The mind is a powerful thing. Scientists and medical experts estimate that the brain thinks between 60,000 – 80,000 thoughts a day. That means there is an average of 2500 to 3,300 thoughts per hour.
Now think about these statistics just like looking over the boards at the track and sportbooks online before betting on your favorite football team, or rubbing your fingers over the best hand in poker you have ever been dealt.
Gambling is a truly a fascinating psychological phenomenon that only humans can understand
Placing Bets is a Risk
Placing bets and similar risk-taking activities are a common thread that connects mankind with a wire encompassing the entire globe. From country to county people head to casinos and race tracks knowing it may not be a financially sound decision. Americans alone are estimated to take the plunge with unsound decisions and lose over $120 billion a year in gambling. But, the stakes do not stop them. Nor does it put the brakes on actions in citizens from Europe to China to Argentina.
In 2005, the National Science Foundation published an article regarding research about human thoughts per day. These studies revealed that the quality of our existence rests on the quality of our internal and external communication. It also reveals how our bodies respond to the way we think, feel and act. This is often called the mind-body-spirit connection.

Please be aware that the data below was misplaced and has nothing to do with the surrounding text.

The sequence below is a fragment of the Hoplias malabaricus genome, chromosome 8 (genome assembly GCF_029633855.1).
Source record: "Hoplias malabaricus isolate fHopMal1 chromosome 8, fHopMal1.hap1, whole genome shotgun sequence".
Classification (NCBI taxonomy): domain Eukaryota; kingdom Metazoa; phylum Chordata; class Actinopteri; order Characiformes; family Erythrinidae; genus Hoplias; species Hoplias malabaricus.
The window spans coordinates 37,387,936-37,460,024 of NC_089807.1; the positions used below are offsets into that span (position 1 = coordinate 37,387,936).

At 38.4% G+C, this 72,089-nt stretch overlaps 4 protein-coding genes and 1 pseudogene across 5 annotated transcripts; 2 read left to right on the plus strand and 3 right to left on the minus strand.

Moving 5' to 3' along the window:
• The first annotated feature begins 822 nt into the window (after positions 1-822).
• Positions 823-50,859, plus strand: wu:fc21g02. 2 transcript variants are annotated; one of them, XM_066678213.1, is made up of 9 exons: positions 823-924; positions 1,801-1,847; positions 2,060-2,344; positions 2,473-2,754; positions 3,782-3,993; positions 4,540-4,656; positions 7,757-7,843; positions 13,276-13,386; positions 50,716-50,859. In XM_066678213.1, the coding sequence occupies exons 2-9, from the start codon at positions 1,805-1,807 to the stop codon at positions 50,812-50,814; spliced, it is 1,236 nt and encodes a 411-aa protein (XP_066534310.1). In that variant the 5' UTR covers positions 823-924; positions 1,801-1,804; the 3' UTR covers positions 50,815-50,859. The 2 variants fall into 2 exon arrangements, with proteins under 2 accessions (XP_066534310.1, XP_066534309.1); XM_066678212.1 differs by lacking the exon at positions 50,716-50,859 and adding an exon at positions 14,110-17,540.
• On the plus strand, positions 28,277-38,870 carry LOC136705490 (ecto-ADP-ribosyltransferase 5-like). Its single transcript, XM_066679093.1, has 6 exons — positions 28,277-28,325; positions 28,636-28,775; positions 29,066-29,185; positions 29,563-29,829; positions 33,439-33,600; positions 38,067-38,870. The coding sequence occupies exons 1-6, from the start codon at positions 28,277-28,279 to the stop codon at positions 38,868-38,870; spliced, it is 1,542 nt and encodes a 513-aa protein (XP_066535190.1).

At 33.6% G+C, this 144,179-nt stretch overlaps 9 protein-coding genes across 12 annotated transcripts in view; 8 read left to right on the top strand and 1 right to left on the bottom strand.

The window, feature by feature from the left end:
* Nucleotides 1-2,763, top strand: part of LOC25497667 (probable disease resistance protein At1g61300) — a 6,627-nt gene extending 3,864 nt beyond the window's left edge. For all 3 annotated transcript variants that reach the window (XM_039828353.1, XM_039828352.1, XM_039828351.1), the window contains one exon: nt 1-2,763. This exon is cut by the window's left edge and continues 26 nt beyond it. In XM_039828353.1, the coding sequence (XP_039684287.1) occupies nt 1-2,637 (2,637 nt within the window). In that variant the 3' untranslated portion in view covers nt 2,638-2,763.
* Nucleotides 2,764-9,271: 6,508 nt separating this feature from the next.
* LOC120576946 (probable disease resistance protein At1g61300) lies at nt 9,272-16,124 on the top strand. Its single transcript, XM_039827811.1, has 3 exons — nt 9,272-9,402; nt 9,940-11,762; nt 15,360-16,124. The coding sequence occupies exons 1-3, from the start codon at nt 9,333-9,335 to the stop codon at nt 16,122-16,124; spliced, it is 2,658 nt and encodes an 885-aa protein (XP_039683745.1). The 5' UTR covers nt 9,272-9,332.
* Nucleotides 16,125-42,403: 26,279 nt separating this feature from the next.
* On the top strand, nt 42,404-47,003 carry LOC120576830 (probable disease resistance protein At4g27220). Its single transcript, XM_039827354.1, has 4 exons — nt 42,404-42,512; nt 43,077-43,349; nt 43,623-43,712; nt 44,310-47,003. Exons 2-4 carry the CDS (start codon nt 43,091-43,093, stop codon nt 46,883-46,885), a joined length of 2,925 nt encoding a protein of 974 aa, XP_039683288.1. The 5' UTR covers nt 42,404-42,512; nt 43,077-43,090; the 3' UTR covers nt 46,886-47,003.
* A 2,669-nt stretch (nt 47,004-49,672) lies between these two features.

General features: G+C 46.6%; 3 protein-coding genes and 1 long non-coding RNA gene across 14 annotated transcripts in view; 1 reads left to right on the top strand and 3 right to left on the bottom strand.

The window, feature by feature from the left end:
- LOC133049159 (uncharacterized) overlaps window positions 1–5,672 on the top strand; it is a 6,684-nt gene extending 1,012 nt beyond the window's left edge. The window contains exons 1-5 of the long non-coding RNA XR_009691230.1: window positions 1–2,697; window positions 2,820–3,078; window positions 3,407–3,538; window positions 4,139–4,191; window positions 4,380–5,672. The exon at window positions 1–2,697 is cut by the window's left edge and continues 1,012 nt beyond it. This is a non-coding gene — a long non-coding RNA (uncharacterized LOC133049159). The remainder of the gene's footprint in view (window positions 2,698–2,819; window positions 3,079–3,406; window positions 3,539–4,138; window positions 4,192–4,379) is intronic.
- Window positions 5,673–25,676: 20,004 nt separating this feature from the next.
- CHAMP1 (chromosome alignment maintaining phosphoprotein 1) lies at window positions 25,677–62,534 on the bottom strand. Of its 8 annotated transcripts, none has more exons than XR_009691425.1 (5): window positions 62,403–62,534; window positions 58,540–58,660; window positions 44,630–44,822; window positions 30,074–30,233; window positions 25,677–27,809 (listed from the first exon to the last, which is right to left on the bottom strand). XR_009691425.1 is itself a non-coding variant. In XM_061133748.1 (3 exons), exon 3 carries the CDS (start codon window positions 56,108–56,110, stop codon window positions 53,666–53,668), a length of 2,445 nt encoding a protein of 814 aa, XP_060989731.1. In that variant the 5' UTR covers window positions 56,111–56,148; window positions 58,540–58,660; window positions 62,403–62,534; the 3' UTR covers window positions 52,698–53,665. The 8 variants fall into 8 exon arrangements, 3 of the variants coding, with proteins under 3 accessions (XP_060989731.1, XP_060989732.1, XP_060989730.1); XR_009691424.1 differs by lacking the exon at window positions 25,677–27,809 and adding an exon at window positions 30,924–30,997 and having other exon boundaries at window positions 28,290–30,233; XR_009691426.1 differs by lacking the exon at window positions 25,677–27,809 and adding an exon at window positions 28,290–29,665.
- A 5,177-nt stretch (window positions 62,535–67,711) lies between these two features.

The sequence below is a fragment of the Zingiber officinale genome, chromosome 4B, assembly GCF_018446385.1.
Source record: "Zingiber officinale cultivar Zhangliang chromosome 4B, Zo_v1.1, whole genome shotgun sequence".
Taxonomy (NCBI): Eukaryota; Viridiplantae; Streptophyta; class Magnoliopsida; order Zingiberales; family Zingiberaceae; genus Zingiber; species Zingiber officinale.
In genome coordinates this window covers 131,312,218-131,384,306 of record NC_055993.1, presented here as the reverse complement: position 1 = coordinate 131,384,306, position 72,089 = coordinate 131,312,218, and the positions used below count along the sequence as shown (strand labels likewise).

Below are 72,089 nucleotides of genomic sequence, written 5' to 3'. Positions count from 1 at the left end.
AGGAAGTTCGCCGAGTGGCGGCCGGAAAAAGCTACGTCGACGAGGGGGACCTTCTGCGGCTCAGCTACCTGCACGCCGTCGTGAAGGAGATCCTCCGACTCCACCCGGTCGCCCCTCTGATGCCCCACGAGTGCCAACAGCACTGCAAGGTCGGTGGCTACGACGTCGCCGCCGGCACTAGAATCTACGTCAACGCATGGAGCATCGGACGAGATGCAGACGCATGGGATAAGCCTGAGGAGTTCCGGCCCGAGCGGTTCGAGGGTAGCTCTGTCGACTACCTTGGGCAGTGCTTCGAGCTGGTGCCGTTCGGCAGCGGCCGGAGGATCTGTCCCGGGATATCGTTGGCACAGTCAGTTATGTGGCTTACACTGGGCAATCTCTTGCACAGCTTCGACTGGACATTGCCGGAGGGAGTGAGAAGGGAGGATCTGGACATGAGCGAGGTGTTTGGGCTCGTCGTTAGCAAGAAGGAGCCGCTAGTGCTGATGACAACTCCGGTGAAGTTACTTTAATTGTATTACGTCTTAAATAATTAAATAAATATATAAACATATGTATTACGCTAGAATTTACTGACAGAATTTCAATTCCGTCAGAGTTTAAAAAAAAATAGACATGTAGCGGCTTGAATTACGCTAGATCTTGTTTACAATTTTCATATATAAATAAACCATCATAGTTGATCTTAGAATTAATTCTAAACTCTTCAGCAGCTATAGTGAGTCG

When we feel guilt and shame, or stress and anxiety, our bodies cry out to tell us that something isn’t right.
For example, high blood pressure or a stomach ulcer might develop after a particularly stressful event. It works the same for feelings of excitement and notions of conquering a task. We feel tingling sensations and a euphoric glow takes over our existence.
The first thing to note is that people don’t just gamble for the prospect of winning.
Psychologist of Nottingham Trent University, Mark Griffiths, has noted that gamblers list a wide range of motivations for their habit. He specializes in the field of behavior addictions and points out that even when you’re losing while you’re gambling, your body is still producing adrenalin and endorphins.
This is the powerful glow that takes over the mind. In a survey of 5,500 gamblers, the prospect of the chance to “win big money” was the biggest factor. It was followed closely by feelings of wanting to do it because it was fun and exciting overall.
Both of these scenarios can be emotions associated with gambling.
Extensive research on how psychological processes affect betting behavior is often described in university studies as creating five interesting states of being.
Five Interesting States Of Being… A Gambler
First, good mood leads to increased gambling. The relationship between things that cause a positive mood such as your football team winning the big game will lead to increased gambling. Positive mode makes you a bigger risk taker.
Second, there is a bandwagon effect. When lottery jackpots reach record levels they garner a great deal of media attention and talk amongst friends and co-workers about betting. The attention causes a frenzy of ticket buying, as people decide that they don’t want to be left out of the process.
Third, the brain starts to be attracted to gambling systems and superstitions. Gambling is random on how you win. Yet, most gamblers firmly believe that they can devise a system to win at gambling.
This includes trying to predict patterns in random numbers, trying to select “hot” slot machines at the casino, and even performing some ritualistic behavior in order to keep getting wins – just like a gambler wearing his lucky green socks so his baseball team wins the World Series.